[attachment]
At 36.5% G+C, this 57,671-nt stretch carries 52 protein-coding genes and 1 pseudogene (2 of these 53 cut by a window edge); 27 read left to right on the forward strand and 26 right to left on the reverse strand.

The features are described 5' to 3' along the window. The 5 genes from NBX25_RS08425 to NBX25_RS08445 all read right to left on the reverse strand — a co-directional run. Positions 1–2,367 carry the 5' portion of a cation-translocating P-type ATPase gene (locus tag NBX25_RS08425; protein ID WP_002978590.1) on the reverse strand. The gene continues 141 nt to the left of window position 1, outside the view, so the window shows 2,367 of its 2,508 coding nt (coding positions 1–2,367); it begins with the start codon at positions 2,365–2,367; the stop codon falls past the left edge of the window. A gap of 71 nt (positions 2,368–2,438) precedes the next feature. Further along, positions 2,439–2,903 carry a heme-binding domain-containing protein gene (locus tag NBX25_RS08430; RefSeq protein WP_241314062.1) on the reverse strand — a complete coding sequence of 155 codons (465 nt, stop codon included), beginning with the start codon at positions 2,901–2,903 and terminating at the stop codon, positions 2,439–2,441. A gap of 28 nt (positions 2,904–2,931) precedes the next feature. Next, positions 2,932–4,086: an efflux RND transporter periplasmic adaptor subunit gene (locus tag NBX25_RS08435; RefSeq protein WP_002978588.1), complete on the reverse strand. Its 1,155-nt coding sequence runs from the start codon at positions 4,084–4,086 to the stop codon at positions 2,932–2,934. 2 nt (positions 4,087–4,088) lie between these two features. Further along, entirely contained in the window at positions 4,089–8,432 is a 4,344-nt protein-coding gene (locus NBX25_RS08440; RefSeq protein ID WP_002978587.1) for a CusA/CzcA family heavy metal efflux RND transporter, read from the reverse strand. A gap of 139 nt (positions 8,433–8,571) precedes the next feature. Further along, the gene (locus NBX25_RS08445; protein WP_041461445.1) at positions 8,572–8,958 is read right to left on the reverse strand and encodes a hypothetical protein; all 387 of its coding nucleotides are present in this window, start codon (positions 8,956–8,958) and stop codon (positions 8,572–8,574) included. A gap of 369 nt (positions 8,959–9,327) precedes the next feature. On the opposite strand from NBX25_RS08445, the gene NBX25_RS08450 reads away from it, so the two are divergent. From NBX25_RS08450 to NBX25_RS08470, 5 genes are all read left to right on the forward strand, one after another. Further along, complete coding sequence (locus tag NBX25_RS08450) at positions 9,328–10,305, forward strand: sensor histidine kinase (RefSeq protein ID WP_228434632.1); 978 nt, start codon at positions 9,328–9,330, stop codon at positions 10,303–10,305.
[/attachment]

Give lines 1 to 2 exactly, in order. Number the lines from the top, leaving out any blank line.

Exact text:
At 36.5% G+C, this 57,671-nt stretch carries 52 protein-coding genes and 1 pseudogene (2 of these 53 cut by a window edge); 27 read left to right on the forward strand and 26 right to left on the reverse strand.

The features are described 5' to 3' along the window. The 5 genes from NBX25_RS08425 to NBX25_RS08445 all read right to left on the reverse strand — a co-directional run. Positions 1–2,367 carry the 5' portion of a cation-translocating P-type ATPase gene (locus tag NBX25_RS08425; protein ID WP_002978590.1) on the reverse strand. The gene continues 141 nt to the left of window position 1, outside the view, so the window shows 2,367 of its 2,508 coding nt (coding positions 1–2,367); it begins with the start codon at positions 2,365–2,367; the stop codon falls past the left edge of the window. A gap of 71 nt (positions 2,368–2,438) precedes the next feature. Further along, positions 2,439–2,903 carry a heme-binding domain-containing protein gene (locus tag NBX25_RS08430; RefSeq protein WP_241314062.1) on the reverse strand — a complete coding sequence of 155 codons (465 nt, stop codon included), beginning with the start codon at positions 2,901–2,903 and terminating at the stop codon, positions 2,439–2,441. A gap of 28 nt (positions 2,904–2,931) precedes the next feature. Next, positions 2,932–4,086: an efflux RND transporter periplasmic adaptor subunit gene (locus tag NBX25_RS08435; RefSeq protein WP_002978588.1), complete on the reverse strand. Its 1,155-nt coding sequence runs from the start codon at positions 4,084–4,086 to the stop codon at positions 2,932–2,934. 2 nt (positions 4,087–4,088) lie between these two features. Further along, entirely contained in the window at positions 4,089–8,432 is a 4,344-nt protein-coding gene (locus NBX25_RS08440; RefSeq protein ID WP_002978587.1) for a CusA/CzcA family heavy metal efflux RND transporter, read from the reverse strand. A gap of 139 nt (positions 8,433–8,571) precedes the next feature. Further along, the gene (locus NBX25_RS08445; protein WP_041461445.1) at positions 8,572–8,958 is read right to left on the reverse strand and encodes a hypothetical protein; all 387 of its coding nucleotides are present in this window, start codon (positions 8,956–8,958) and stop codon (positions 8,572–8,574) included. A gap of 369 nt (positions 8,959–9,327) precedes the next feature. On the opposite strand from NBX25_RS08445, the gene NBX25_RS08450 reads away from it, so the two are divergent. From NBX25_RS08450 to NBX25_RS08470, 5 genes are all read left to right on the forward strand, one after another. Further along, complete coding sequence (locus tag NBX25_RS08450) at positions 9,328–10,305, forward strand: sensor histidine kinase (RefSeq protein ID WP_228434632.1); 978 nt, start codon at positions 9,328–9,330, stop codon at positions 10,303–10,305.